• Croupy coughs (cough sounds like a seal barking, your child has lost her voice or has a raspy voice or cry): Croup is a viral illness and doesn’t require antibiotics. Most mild cases don’t need to be seen by us. Search croup on our web site for more information. If your child has labored breathing and stridor (see our web page on croup) – not just while coughing, but persistently for hours – she should be evaluated by us. 20 minutes of cold, humid night air or in a bathroom with steamy shower running often settles down croupy coughs and stridor. Go to an ER if your child is blue or acting like she isn’t getting enough air.
  • Cough and/or runny nose with fever for more than 3 days. Since most Flus and many colds (including RSV) can cause fever for 3 to 5 days, there still may be nothing medical for us to do. But we can generally see you to just make sure if fever lasts more than 72 hours. 
  • Rapid labored breathing that persists for hours.
  • Ear pain with fever and cold/cough symptoms (see Ear Infection section below). Ear pain does NOT simply mean touching or grabbing the ears as an infant, as babies are prone to doing that due to teething or for no reason.
  • Wheezing, chest retractions (chest caving in with each breath).
  • Any infant 3 months and younger with a fever of 101 or higher should be seen.
  • Sinus infection: most of these don’t need antibiotics. If sinus headaches and pain, green nose, and fever persists for 5 or more days, we should see your child to discuss antibiotics.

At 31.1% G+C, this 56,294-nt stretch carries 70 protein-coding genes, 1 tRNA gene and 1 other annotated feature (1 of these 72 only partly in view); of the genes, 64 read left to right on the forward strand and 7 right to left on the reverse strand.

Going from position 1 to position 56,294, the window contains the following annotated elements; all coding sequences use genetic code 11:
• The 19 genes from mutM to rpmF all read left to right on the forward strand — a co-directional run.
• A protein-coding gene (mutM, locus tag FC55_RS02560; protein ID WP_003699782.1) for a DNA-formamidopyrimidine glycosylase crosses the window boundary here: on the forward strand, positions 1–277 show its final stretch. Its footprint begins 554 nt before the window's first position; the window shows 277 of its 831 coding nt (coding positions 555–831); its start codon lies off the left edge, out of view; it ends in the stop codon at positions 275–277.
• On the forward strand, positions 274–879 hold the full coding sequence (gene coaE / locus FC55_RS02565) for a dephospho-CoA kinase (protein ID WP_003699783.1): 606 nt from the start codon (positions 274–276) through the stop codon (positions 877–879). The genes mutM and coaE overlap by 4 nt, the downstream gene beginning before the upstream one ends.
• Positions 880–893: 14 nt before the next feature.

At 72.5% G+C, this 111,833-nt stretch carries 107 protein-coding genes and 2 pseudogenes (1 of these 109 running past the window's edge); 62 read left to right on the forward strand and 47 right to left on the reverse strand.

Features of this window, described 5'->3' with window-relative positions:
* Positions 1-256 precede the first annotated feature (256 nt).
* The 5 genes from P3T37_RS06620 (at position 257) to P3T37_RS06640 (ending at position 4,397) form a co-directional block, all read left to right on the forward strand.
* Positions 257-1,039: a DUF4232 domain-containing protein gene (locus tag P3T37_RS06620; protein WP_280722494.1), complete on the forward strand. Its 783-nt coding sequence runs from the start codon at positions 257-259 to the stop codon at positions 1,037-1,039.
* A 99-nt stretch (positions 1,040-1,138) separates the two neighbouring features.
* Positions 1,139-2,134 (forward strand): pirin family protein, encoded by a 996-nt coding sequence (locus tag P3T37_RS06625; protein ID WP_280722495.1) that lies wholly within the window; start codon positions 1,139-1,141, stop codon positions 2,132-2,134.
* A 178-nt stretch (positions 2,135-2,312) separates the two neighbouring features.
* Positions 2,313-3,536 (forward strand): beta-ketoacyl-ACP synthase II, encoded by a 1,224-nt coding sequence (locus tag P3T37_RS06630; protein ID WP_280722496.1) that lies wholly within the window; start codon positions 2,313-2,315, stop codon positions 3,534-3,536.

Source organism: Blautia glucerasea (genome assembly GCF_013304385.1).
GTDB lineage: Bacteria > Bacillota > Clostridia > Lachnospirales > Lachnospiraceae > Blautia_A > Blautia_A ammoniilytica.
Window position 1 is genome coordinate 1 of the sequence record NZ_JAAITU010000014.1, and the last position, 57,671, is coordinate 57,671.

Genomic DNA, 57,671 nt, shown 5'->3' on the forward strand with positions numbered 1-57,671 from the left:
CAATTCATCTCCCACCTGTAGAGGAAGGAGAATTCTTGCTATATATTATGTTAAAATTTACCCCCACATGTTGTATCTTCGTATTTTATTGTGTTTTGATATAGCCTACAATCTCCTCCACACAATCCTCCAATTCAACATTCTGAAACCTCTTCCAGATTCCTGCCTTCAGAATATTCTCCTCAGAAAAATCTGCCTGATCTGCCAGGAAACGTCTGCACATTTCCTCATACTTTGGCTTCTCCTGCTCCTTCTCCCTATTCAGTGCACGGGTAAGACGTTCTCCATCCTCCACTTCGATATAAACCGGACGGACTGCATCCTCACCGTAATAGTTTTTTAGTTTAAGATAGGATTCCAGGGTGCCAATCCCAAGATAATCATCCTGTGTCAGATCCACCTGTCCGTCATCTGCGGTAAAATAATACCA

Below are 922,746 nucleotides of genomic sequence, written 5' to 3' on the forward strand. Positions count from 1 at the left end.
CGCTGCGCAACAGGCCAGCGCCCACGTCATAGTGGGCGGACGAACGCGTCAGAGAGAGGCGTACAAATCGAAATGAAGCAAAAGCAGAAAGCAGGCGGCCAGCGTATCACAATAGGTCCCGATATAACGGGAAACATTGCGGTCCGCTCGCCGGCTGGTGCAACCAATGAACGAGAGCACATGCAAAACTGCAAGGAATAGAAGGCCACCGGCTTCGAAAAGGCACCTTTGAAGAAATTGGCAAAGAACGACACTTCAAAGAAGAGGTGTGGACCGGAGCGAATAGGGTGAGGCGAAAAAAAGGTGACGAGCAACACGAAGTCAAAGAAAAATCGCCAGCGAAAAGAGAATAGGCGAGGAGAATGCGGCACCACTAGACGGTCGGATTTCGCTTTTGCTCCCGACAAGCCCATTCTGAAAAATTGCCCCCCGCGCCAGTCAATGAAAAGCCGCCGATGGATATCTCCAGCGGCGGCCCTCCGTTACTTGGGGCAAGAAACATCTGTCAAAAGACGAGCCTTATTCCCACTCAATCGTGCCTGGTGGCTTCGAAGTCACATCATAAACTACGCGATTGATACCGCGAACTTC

• Prolonged, severe coughing fits that last 20 or more seconds that make the face turn red, with “whooping” gasps between fits of coughing in which it seems your child has some difficulty inhaling, often ending in gagging or throwing up. This may be whooping cough – search for this on our website for more info.
  • What about Pneumonia? Kids with pneumonia typically have 3 or more days of fever, severe cough, possible chest pains, and rapid labored breathing even when fever is down. These scenarios are listed above as reasons to be seen. If your child does not fit this scenario, then being seen just to rule out pneumonia is likely not necessary.


OTC medications for treating cold and cough symptoms – Kids 4 and older: 

For OTC cough and cold medications, search our “medications to treat coughs and colds” guide on for guidelines on this for kids 4 years and older.

Natural remedies for infants and children:

Sinupret – herbal liquid available online or in our office. Helps with the nasal symptoms associated with a cold. Follow dose on bottle for 2 years and older. For infants 6 months to 23 months, can give 1/2 to 3/4 of the 2 year old dose. Three times daily.

Zarbees – this brand makes several different cold and cough remedies. Follow the dose on the bottle.

Use steam (hot shower steam or humidifier), suction out the nose, and sleep a bit upright (with a pillow under the mattress).

Supplements to take that may boost the immune system when sick:

You can also give these to boost the immune system when well to help fight off illness, at about half the dosing indicated below:

Zinc – 5 mg/day for kids 2 to 6; 10 mg/day for kids 7 to 12; 20 to 40 mg/day for teens and adults.

Vitamin D (buy one that also has Vit K in it too) – 2000 IU daily for kids 2 to 6; 5000 IU daily for kids 7 to 12; 10,000 IU daily for teens and adults

Vitamin C (I like the white powder sodium ascorbate type) – 250 mg three times daily for kids 2 to 6; 500 mg three times daily for kids 7 to 12; 1000 to 2000 mg three times daily for teens and adults.

Echinacea – dose the same mg as Vit C

Elderberry extract – follow dosing on the package, twice daily.

For kids under two, you can likely give about half the young child’s doses indicated above, with your doctor’s guidance.

How long are colds contagious? At least as long as there is fever, and a day or 2 after fever is gone. Colds are generally contagious for about 10 days though. They are possibly contagious longer if cough remains moderate to severe and as long as the runny nose persists.